While working on my book, Fully Human, in 2018, I wanted to hear from readers about what they experienced trying to build trust in the workplace. The essential question:
Please describe a story at work, which reflects how you build trust with someone, or how someone built trust with you. It could be a peer, a boss, or someone who works for you.
The submissions were wonderful, and I am grateful to all of the responders who inspired me and let me share their stories in my book. I’ve featured a number of them here. Let this question and these stories prompt you to reflect on the relationships you’ve built, and inspire you to work on building authentic trust.
Trust through language
Our language matters.
It is important for the people who work for you to know that they can trust you with their successes and their failures. Recently, a woman who works for me (I prefer to say we work together, actually) came to me in tears about a mistake that she had made and she was worried she would be fired over it. First, her willingness to come to me immediately and share this demonstrated to me that the trust I had cultivated with her was guiding her actions. She was not motivated by fear from repercussions from me but by concern of letting me down through her mistake. Because she knew I could be trusted with this information, it enabled us to figure out a solution to the error, which we did in short order. I know that my openness with her in the past and her assurances that I would not “throw her under the bus,” led to a good result from what could have been a ding to both of us if she hadn’t come to me immediately with her error. She verbally acknowledged that she trusted me and knew I would work with her to find a solution rather than point fingers or blame. Such a trust-based relationship has allowed us to work very well together knowing that we have each other’s backs.— Mary E. Talbott, vice president and assistant general counsel at General Cable Corporation
The process I employ to build trust is that I remove the “I” in the relationship building process. I focus on the person and what they are about to find a connection point. From there, I invest in the person from personal to professional enrichment. Finally, I involve the “I” and allow my actions to solidify that their trust in me is well placed. I am always a 365-24/7 leader.— E. G.
Trust through actions
Whether it’s through showing forgiveness, demonstrating honesty, or fuel social connection, trust is built by holding our language accountable through action.
There are five minority women at the executive level who all started for the company around the same time. We immediately formed a connection and for the last year or so we have supported one another through prayer, bible studies, acting as a sounding board when workplace challenges arise, being brutally honest with one another to tell one another what perceptions and things are being said about them when they are not in the room. These women have been a godsend and oh by the way everyone knows us as the fab 5.— K.W.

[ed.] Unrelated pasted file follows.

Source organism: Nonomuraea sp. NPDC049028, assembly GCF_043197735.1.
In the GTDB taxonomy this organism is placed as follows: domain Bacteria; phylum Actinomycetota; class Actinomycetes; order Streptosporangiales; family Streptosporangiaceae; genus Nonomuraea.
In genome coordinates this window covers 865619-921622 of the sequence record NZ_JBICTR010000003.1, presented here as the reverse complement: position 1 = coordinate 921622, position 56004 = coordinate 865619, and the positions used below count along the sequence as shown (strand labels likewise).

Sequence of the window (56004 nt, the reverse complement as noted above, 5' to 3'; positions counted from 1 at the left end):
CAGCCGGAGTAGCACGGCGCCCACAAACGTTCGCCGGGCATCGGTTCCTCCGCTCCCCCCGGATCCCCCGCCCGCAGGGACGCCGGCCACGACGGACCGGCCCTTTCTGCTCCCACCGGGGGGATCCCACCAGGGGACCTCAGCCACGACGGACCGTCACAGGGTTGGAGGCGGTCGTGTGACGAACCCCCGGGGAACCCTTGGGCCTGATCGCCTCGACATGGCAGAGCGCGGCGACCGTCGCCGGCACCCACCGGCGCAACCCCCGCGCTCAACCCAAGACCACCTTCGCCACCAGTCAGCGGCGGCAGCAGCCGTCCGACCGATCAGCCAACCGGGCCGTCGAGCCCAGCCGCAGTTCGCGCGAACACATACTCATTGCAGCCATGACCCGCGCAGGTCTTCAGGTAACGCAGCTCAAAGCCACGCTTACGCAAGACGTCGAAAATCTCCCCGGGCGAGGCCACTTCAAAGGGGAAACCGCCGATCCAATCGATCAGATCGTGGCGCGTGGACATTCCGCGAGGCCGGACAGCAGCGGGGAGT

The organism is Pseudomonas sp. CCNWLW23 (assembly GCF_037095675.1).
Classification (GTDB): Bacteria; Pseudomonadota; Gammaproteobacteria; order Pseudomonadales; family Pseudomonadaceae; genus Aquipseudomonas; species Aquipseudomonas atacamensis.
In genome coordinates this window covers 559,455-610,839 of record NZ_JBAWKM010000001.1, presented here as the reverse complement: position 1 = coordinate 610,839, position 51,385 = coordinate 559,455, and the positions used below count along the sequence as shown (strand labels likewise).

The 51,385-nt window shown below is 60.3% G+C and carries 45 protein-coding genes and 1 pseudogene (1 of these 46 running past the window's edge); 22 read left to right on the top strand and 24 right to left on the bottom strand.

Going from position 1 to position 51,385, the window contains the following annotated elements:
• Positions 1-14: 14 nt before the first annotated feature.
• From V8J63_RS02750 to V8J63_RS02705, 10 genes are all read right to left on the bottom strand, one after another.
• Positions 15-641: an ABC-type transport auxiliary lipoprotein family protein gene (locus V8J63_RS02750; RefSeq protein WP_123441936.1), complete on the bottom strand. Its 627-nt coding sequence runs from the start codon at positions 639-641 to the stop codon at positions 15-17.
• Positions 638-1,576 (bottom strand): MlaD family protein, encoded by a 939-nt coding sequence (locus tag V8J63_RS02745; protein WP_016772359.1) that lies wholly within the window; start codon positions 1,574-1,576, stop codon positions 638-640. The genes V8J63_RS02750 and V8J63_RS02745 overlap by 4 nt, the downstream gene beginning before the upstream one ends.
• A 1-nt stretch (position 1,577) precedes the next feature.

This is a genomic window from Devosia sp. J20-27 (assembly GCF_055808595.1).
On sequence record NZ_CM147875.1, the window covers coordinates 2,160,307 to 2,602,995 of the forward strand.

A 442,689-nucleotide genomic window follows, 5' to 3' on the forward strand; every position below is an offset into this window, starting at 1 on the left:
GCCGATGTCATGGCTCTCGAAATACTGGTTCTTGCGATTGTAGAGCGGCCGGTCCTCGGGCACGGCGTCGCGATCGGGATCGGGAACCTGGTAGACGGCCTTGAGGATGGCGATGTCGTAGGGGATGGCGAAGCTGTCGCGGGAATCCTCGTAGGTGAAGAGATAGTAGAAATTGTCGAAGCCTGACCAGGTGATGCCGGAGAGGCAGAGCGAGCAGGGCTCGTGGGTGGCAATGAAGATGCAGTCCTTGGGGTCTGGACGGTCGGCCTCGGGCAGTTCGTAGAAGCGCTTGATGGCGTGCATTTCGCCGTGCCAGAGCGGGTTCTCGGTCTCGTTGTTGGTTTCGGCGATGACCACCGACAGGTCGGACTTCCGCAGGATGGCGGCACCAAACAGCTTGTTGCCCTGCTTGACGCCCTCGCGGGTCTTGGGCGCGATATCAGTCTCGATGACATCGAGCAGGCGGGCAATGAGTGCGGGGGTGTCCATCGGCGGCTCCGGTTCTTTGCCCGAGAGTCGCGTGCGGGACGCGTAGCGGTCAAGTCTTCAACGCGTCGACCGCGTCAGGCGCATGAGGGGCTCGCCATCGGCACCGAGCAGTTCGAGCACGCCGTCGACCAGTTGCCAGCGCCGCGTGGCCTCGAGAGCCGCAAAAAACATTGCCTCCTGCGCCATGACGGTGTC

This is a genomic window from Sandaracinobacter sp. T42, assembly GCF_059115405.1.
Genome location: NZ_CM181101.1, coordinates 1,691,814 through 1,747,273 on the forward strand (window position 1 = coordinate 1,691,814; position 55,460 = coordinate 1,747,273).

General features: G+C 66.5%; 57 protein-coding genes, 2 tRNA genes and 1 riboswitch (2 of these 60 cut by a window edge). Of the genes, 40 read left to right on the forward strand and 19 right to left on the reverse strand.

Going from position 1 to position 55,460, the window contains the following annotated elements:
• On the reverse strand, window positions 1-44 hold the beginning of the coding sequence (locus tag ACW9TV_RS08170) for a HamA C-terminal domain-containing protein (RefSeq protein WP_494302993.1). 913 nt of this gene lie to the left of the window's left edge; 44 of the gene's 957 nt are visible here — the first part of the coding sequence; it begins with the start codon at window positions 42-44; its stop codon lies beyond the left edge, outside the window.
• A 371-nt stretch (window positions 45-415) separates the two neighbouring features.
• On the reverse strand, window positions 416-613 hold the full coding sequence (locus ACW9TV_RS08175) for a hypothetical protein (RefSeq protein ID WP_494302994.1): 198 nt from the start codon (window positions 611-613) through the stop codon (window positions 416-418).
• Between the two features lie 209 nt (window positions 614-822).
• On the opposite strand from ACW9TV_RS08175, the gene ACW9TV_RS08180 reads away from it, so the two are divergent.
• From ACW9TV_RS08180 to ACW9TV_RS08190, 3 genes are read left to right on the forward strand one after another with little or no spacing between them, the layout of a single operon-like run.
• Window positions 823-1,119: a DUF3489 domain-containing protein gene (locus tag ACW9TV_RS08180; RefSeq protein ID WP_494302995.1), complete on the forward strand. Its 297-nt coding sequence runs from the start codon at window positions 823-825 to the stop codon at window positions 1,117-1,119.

I help colleagues build trust in me by getting to know them personally outside of work. It doesn’t have to be in great detail, but I like to know if they are married, have children, pets, etc. I try to understand what their role is in the company and how my role connects to theirs. I like to thank my colleagues with handwritten notes and their favorite items if it’s fitting. Knowing someone pays attention to the small things that makes up you helps to build trust in the bigger things.— M.D.
We hire a lot of college graduates. I’ve been with my company for 32 years so I definitely have to bond with the millennials. I have found the best way to build trust is to earn their confidence and to be available to mentor them when they see guidance. I apply the same secret to my children ages 29, 28 and 23 when they call me and begin to tell a story or share a frustration: I immediately ask them, “do you want me to listen or are you seeking my advice?” They love that I give them the freedom knowing that mom will just listen or will impart wisdom. I treat the new hires at work with the same respect.— M.D.
When Sherry Stewart Deutschmann was running Letter Logic, a Nashville-based patient billing company that she founded, everyone shared 10% of the profits, split evenly. In addition, she instituted an hourly pay rate of sixteen dollars for her workers, twice the federal minimum wage at the time.
“I went to a conference early on, and the speaker said to look at those who you paid the least,” she said. “Could they live on that? How about if they had a family? The next day I upped our hourly wage earners from twelve dollars per hour to sixteen dollars per hour.”
In 2016, she won the White House Champion of Change award for her compensation policies.— As published in Fully Human
Jan Johnston Osburn told me about a time when her team was in crisis mode to staff a contract of nearly one billion dollars that her company was at risk of losing. “You need to know when you should get in the weeds, the trenches. Now was not the time to sit in my office and direct; now was the time to work beside my team, lending not just a hand but two hands, to prevent the team from being overwhelmed. You need to set the example by being side them. You should never ask of someone else what you yourself wouldn’t do.”— As published in Fully Human
Lightly edited for clarity or grammar.